There is no greater fulfillment in life than serving in the Master’s kingdom. Each person has a part to play. For centuries the church has been divided into two groups, clergy and layman. Now God has begun to take down that wall of separation. The healthiest churches around the world are those in which all members are encouraged to become active in their gifts.
Who are the Ministers?
In the early church every member was considered a minister. Peter tells us that the people are a royal priesthood. Paul said that each one has a ministry function. Therefore, every member is a minister.
It is common to refer to members in the church as layman. This is an Old Testament term used to refer to those who cannot participate in the holy things of God. When members are seen as non-ministers; then only the hired professionals are perceived as capable of doing ministry. Thus, the separation between clergy and layman is made. We must guard against this traditional means of separating leaders and members. In rejecting an artificial division between clergy and laity, we are not saying there should not be great respect given to elders who labor in the Word. The Bible plainly teaches that we are to submit to those who are in authority over us, and to esteem them highly in love for the sake of the work. However, these leaders should be more appropriately seen as coaches and the members as players who have been trained and equipped for participation.
In the Gospels we read that Jesus chose fishermen and ordinary individuals to be the foundational apostles for His church. In the Book of Acts we see people like Philip, Barnabas, and Stephen who were regular people equipped in the local church and did mighty works of ministry. Therefore, the local church should be the training center where ordinary people are developed to serve under the elders as ministers of the Gospel.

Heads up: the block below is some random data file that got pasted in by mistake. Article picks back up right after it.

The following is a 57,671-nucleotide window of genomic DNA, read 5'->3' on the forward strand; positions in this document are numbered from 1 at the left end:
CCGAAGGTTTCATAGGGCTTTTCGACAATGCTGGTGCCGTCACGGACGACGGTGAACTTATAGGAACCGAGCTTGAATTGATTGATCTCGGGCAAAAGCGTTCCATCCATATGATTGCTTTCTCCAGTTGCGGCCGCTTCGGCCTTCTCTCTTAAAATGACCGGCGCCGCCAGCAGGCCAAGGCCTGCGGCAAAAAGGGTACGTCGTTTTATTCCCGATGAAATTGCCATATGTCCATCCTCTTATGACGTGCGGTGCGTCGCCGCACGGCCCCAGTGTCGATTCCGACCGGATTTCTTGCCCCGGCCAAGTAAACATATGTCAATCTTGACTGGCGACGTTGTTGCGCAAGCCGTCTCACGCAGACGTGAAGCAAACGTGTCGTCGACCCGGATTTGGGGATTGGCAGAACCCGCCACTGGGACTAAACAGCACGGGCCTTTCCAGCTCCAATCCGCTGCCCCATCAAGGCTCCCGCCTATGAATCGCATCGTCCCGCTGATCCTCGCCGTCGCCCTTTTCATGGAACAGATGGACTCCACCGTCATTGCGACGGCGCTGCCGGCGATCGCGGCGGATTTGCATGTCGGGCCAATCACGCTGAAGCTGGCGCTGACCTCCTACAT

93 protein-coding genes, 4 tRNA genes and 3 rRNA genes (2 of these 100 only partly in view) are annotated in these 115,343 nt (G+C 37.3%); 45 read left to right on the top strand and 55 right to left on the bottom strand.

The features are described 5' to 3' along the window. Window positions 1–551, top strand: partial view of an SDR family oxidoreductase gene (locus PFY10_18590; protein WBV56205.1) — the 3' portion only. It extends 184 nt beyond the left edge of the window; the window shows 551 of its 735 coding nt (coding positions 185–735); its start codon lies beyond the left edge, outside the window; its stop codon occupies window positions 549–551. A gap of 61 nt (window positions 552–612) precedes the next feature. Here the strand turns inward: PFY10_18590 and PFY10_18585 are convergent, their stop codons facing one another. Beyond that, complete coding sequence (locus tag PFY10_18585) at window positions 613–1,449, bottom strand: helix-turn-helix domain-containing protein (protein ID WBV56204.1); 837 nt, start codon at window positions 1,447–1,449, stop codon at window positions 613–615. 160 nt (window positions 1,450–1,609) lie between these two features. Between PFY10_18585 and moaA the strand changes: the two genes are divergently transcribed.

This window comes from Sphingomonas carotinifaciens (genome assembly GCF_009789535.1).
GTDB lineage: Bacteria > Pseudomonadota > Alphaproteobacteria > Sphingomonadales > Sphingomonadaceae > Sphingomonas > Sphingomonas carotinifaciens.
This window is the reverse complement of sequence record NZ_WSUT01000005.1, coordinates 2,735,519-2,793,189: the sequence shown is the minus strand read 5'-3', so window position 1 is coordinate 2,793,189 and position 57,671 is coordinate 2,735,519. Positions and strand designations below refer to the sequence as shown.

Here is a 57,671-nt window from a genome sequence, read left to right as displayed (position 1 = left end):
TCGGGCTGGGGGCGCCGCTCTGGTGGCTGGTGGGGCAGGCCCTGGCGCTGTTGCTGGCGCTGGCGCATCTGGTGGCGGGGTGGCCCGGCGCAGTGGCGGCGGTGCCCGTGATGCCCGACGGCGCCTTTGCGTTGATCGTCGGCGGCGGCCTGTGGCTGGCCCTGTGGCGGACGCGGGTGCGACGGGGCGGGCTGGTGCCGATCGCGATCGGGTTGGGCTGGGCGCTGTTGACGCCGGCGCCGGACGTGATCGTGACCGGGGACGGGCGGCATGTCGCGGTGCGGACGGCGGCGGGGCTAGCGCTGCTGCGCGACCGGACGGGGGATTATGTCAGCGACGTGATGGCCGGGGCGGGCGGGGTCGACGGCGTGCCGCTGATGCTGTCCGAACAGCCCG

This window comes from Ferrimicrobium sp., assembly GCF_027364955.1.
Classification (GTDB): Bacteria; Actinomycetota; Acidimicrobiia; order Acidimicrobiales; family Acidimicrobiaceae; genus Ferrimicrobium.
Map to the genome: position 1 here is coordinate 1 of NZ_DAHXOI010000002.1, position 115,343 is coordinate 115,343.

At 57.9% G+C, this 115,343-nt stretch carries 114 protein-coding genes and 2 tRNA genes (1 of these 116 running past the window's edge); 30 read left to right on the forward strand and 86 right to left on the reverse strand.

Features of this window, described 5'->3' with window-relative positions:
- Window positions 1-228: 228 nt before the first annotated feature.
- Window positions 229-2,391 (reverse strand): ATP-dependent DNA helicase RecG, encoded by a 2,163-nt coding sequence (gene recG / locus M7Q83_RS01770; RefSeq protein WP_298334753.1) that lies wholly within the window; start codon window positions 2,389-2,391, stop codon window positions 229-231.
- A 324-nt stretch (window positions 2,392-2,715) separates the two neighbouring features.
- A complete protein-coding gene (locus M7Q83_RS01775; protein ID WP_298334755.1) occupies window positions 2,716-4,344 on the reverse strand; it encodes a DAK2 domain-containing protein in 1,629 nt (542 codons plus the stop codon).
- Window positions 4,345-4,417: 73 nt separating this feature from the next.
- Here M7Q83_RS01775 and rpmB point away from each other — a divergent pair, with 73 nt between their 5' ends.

New Testament ministry includes, winning people to Christ, developing them in ministry, and releasing them to responsibilities and oversight for others. That should be our goal in the church today; members growing in their gifts and fully functioning in the local church as followers of Christ.
What Is Ministry?
The word ministry is translated from the word serve or servant. The Greek word diakonia (dee-ak-on-ee’-ah) means to attend (as a servant) or to aid in Christian service. The Greek word diakonos (dee-ak’-on-os) is from where we get the word deacon. To minister is to serve in and through one’s spiritual gift.
As you take on responsibilities, you learn to identify your gift and look for opportunities that fit your area. A willingness to serve regardless of the area, however, is paramount to developing one in ministry. It is in these tasks that one develops. There are many ministry tasks in the church that may or may not be within a person’s particular gifting or calling but they are important, nevertheless, to developing faithfulness in the disciple.
Unfortunately, many Christians see ministry as a glamorous and public presentation. They often talk about the future as though one day they will be in ministry. These Christians are looking more for position than they are biblical ministry. They fail to discern the Body of Christ and the value of every member as a minister. They may see the daily care of young disciples as an interruption to their own agenda, thus missing true ministry.
Ministry in the church is primarily winning the lost, assimilating new Christians into the life of the Church, discipling them into maturity, and mobilizing them into service. Unless one is mentoring others or supporting those that are, then he has not entered New Testament ministry. Ministry is about people. People matter to God. Christ’s church is made up of people, and those who submerge themselves in and among the people of God will be the ministers in the Church.
Developing In Ministry